When a rumor arises that Amazon might dip its toe in a new market, stocks for potential rivals tremble, as happened to Zillow in June amid reports of a potential Amazon service for real-estate agents.
Even more important than its retail power, in the eyes of some policymakers, is Amazon's increasingly central role as a platform widely used by other retailers. Brands now feel compelled to hawk their wares on Amazon's site, the biggest destination for online shoppers.
Many merchants also pay to use Amazon's logistics, having their products stored and shipped by the Seattle giant. Amazon, the largest purveyor of cloud computing, even rents competitors the computing capacity they need to operate their businesses.
Khan, the New America fellow, likens Amazon to the 19th century railroad empires that farmers and manufacturers relied on to get their products to market - and whose power generated public concern that led to the creation of the first federal antitrust laws.
"Today you have to ride Amazon's rails," she said.
Current antitrust laws, which focus on protecting efficiency and consumer prices, are ill-suited to regulate that type of power. They also don't fully take into account how Amazon's bevy of mutually reinforcing businesses can undermine competition, Khan argues.
But that regulatory framework could change. In the past year, the attention the issue has been getting from the media and members of Congress on both sides of the aisle "has been mind-blowing," Khan said.
In a recent Op-Ed in The New York Times, Sen. Chuck Schumer, D-N.Y., pointed to more strict oversight of corporate giants as one of the main points of the Democratic Party program.
"We are going to fight to allow regulators to break up big companies if they're hurting consumers and to make it harder for companies to merge if it reduces competition," he wrote.
Experts say the Whole Foods deal is likely to sail through, despite the initial controversy.
Melamed, the Stanford professor, said that the grocery chain and Amazon today barely compete. Whole Foods, with annual sales of about $16 billion, represents a tiny sliver of the $600 billion U.S. grocery market. And Amazon's U.S. grocery and pantry sales totaled just $400 million in the first quarter of 2017, according to calculations by One Click Retail, an e-commerce consultancy.
In the longer term, too, Melamed sees a relatively clear runway for Amazon, as long as it behaves.
He acknowledged there is some restlessness among experts regarding the relative passivity of antitrust regulators in recent decades. "There's an increasing sentiment, even among the antitrust technocrats, that perhaps antitrust law has not been aggressive enough," he said. That laxity has allowed, in the eyes of critics, a series of gigantic deals across the U.S. economy that have increased market concentration.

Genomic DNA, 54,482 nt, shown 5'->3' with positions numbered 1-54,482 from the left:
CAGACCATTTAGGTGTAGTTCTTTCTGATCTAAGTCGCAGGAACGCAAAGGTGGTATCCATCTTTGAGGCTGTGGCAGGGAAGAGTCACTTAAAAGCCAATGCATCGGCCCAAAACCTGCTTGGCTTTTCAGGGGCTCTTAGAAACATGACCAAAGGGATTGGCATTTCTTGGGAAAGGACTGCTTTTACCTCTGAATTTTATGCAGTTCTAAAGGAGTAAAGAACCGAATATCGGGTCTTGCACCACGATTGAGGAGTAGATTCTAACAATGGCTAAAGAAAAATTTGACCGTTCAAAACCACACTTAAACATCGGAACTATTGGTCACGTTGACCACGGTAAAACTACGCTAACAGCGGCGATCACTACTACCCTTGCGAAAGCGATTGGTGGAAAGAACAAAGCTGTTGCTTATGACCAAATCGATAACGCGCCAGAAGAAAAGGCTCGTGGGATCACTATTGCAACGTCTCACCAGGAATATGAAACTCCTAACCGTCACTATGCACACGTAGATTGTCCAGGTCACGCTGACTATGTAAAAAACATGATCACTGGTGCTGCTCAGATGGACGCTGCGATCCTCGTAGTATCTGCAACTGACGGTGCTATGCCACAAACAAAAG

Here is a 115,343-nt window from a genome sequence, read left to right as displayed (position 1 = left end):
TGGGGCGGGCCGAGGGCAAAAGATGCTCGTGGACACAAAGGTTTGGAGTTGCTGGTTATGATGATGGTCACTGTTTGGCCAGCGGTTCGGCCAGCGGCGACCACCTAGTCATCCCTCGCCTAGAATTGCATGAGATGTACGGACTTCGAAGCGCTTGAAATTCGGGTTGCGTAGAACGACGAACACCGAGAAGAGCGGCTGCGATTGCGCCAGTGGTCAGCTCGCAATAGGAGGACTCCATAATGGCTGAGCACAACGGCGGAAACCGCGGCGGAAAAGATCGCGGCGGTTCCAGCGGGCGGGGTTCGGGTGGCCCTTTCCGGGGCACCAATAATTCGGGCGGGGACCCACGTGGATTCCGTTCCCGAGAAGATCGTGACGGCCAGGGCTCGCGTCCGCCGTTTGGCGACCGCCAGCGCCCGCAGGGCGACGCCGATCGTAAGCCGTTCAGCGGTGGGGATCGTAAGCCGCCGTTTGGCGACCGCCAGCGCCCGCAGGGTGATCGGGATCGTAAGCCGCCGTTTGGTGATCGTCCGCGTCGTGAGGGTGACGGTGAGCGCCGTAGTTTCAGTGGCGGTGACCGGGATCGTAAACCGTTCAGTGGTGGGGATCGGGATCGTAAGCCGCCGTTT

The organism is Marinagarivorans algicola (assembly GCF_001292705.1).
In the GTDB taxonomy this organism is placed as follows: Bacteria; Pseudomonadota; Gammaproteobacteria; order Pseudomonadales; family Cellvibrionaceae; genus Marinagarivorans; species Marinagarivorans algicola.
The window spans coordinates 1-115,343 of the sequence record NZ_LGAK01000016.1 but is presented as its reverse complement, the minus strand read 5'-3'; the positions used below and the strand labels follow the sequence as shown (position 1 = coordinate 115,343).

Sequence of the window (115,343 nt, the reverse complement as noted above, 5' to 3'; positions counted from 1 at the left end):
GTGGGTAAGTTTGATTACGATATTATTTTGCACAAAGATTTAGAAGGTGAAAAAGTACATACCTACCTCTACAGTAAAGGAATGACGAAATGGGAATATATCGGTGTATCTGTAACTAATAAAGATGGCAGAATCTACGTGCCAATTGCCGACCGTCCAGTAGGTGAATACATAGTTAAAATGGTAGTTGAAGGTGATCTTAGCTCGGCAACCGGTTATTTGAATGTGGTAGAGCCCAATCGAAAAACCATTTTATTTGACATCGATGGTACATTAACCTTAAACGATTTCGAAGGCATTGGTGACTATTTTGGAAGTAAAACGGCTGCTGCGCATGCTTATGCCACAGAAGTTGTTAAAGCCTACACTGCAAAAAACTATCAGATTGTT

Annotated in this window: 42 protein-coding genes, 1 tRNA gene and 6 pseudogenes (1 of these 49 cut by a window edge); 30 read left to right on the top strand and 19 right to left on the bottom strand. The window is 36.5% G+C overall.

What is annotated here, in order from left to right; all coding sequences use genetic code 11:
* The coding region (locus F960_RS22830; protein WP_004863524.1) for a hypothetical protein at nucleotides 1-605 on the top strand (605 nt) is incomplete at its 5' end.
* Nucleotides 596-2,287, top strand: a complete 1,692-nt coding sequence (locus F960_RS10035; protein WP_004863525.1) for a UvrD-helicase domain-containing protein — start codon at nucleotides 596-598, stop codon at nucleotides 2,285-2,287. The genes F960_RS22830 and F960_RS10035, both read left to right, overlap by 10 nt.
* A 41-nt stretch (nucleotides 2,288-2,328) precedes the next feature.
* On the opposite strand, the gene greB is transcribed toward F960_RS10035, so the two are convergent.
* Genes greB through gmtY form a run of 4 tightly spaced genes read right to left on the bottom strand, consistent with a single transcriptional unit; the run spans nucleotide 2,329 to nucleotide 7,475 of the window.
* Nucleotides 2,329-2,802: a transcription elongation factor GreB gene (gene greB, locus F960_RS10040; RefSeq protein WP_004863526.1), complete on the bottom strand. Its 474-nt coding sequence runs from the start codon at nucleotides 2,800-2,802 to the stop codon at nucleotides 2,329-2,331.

But Melamed expects any regulatory changes that may occur to be relatively minor - perhaps closer scrutiny of upcoming deals, or looking at a longer-term horizon when projecting whether a merger might result in competitive harm.
A bigger challenge to Amazon might come from Europe.
Last June, the European Commission fined Google some $2.7 billion for allegedly giving its own price-comparison service an illegal advantage by featuring it prominently in search results. Melamed said European regulators don't like the creation of monopolies, even if they result from disruptive practices that would be considered acceptable in the U.S. "If you wind up driving your only competitor out of business, it's going to land you in trouble in Europe."
It's hard to know how this could impact Amazon. But the company has already had run-ins with European antitrust regulators. In 2015 the European Commission began investigating Amazon's e-book distribution agreements with publishers, which required the publishers to share with Amazon information about the terms they struck with Amazon's competitors, and to give it the same or better terms.
Amazon agreed not to enforce those clauses and to drop them from future contracts, a commitment the Commission made legally binding in May.
Back in the U.S., even though building a case against Amazon might be hard, it doesn't mean rivals or critics won't try.
The disruptive effect of Amazon's expansion on competitors could force some politically connected firms to ask regulators for help, said David Teece, director of the Tusher Center for the Management of Intellectual Capital at the Haas School of Business at the University of California at Berkeley. "The greater the disruption, the more likelihood the antitrust agencies are going to stick their nose in it," he said.
Communication will be key for the titan.
"Amazon's not there yet. But when it gets to be dominant, it has to be careful, make sure all its conduct is pro-competitive and the public understands it," he added.
"You can't ignore Washington, D.C. Bill Gates learned that."
Explore further: US antitrust crackdown on Amazon? Not so far